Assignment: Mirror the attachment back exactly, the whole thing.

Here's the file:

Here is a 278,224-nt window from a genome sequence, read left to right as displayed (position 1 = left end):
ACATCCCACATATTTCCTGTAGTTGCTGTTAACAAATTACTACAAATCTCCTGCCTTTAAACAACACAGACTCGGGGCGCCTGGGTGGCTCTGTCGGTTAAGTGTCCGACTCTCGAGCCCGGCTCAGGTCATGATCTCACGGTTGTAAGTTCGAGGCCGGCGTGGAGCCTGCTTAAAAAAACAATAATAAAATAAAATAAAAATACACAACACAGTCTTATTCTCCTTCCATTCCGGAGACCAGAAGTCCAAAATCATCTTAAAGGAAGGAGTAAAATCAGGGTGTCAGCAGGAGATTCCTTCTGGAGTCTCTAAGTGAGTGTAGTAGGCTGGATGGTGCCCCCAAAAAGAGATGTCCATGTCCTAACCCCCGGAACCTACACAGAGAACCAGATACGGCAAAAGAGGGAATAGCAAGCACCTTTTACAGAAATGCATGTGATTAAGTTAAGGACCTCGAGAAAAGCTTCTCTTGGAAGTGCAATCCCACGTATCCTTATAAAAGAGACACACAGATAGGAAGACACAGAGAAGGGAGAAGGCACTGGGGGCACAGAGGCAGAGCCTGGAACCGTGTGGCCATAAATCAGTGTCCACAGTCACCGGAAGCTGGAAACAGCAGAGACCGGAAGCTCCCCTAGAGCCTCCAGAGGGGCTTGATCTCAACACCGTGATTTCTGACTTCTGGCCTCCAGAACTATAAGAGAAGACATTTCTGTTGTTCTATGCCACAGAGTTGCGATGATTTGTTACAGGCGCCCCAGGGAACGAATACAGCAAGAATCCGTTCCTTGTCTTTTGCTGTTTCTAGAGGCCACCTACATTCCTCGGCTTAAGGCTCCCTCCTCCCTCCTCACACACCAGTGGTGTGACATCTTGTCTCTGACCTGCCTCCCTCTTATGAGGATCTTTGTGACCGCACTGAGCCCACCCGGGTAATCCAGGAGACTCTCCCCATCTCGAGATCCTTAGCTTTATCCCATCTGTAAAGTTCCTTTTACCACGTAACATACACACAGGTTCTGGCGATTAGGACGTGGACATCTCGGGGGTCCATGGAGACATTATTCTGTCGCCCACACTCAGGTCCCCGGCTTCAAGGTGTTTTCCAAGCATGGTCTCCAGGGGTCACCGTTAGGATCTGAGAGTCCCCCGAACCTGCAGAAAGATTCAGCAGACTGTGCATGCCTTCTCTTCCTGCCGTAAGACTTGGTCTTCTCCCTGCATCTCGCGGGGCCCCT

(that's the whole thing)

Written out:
Here is a 278,224-nt window from a genome sequence, read left to right as displayed (position 1 = left end):
ACATCCCACATATTTCCTGTAGTTGCTGTTAACAAATTACTACAAATCTCCTGCCTTTAAACAACACAGACTCGGGGCGCCTGGGTGGCTCTGTCGGTTAAGTGTCCGACTCTCGAGCCCGGCTCAGGTCATGATCTCACGGTTGTAAGTTCGAGGCCGGCGTGGAGCCTGCTTAAAAAAACAATAATAAAATAAAATAAAAATACACAACACAGTCTTATTCTCCTTCCATTCCGGAGACCAGAAGTCCAAAATCATCTTAAAGGAAGGAGTAAAATCAGGGTGTCAGCAGGAGATTCCTTCTGGAGTCTCTAAGTGAGTGTAGTAGGCTGGATGGTGCCCCCAAAAAGAGATGTCCATGTCCTAACCCCCGGAACCTACACAGAGAACCAGATACGGCAAAAGAGGGAATAGCAAGCACCTTTTACAGAAATGCATGTGATTAAGTTAAGGACCTCGAGAAAAGCTTCTCTTGGAAGTGCAATCCCACGTATCCTTATAAAAGAGACACACAGATAGGAAGACACAGAGAAGGGAGAAGGCACTGGGGGCACAGAGGCAGAGCCTGGAACCGTGTGGCCATAAATCAGTGTCCACAGTCACCGGAAGCTGGAAACAGCAGAGACCGGAAGCTCCCCTAGAGCCTCCAGAGGGGCTTGATCTCAACACCGTGATTTCTGACTTCTGGCCTCCAGAACTATAAGAGAAGACATTTCTGTTGTTCTATGCCACAGAGTTGCGATGATTTGTTACAGGCGCCCCAGGGAACGAATACAGCAAGAATCCGTTCCTTGTCTTTTGCTGTTTCTAGAGGCCACCTACATTCCTCGGCTTAAGGCTCCCTCCTCCCTCCTCACACACCAGTGGTGTGACATCTTGTCTCTGACCTGCCTCCCTCTTATGAGGATCTTTGTGACCGCACTGAGCCCACCCGGGTAATCCAGGAGACTCTCCCCATCTCGAGATCCTTAGCTTTATCCCATCTGTAAAGTTCCTTTTACCACGTAACATACACACAGGTTCTGGCGATTAGGACGTGGACATCTCGGGGGTCCATGGAGACATTATTCTGTCGCCCACACTCAGGTCCCCGGCTTCAAGGTGTTTTCCAAGCATGGTCTCCAGGGGTCACCGTTAGGATCTGAGAGTCCCCCGAACCTGCAGAAAGATTCAGCAGACTGTGCATGCCTTCTCTTCCTGCCGTAAGACTTGGTCTTCTCCCTGCATCTCGCGGGGCCCCT